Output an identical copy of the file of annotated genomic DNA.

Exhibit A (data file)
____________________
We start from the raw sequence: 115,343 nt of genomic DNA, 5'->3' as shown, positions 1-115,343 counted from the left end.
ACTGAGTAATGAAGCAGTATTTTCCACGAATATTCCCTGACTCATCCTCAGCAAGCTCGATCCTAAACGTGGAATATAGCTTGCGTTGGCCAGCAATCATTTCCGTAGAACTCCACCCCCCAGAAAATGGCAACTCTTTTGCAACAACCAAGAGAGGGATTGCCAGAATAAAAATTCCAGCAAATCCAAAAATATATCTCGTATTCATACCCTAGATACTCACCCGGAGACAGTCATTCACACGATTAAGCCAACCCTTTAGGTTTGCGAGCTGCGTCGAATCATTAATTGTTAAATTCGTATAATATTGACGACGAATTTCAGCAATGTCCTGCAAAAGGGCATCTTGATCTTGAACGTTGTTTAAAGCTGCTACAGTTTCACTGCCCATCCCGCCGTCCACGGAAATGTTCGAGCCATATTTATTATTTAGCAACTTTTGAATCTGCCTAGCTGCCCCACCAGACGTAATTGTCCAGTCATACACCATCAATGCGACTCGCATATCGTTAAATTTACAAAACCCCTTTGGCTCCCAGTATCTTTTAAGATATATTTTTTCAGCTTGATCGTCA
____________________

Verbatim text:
We start from the raw sequence: 115,343 nt of genomic DNA, 5'->3' as shown, positions 1-115,343 counted from the left end.
ACTGAGTAATGAAGCAGTATTTTCCACGAATATTCCCTGACTCATCCTCAGCAAGCTCGATCCTAAACGTGGAATATAGCTTGCGTTGGCCAGCAATCATTTCCGTAGAACTCCACCCCCCAGAAAATGGCAACTCTTTTGCAACAACCAAGAGAGGGATTGCCAGAATAAAAATTCCAGCAAATCCAAAAATATATCTCGTATTCATACCCTAGATACTCACCCGGAGACAGTCATTCACACGATTAAGCCAACCCTTTAGGTTTGCGAGCTGCGTCGAATCATTAATTGTTAAATTCGTATAATATTGACGACGAATTTCAGCAATGTCCTGCAAAAGGGCATCTTGATCTTGAACGTTGTTTAAAGCTGCTACAGTTTCACTGCCCATCCCGCCGTCCACGGAAATGTTCGAGCCATATTTATTATTTAGCAACTTTTGAATCTGCCTAGCTGCCCCACCAGACGTAATTGTCCAGTCATACACCATCAATGCGACTCGCATATCGTTAAATTTACAAAACCCCTTTGGCTCCCAGTATCTTTTAAGATATATTTTTTCAGCTTGATCGTCA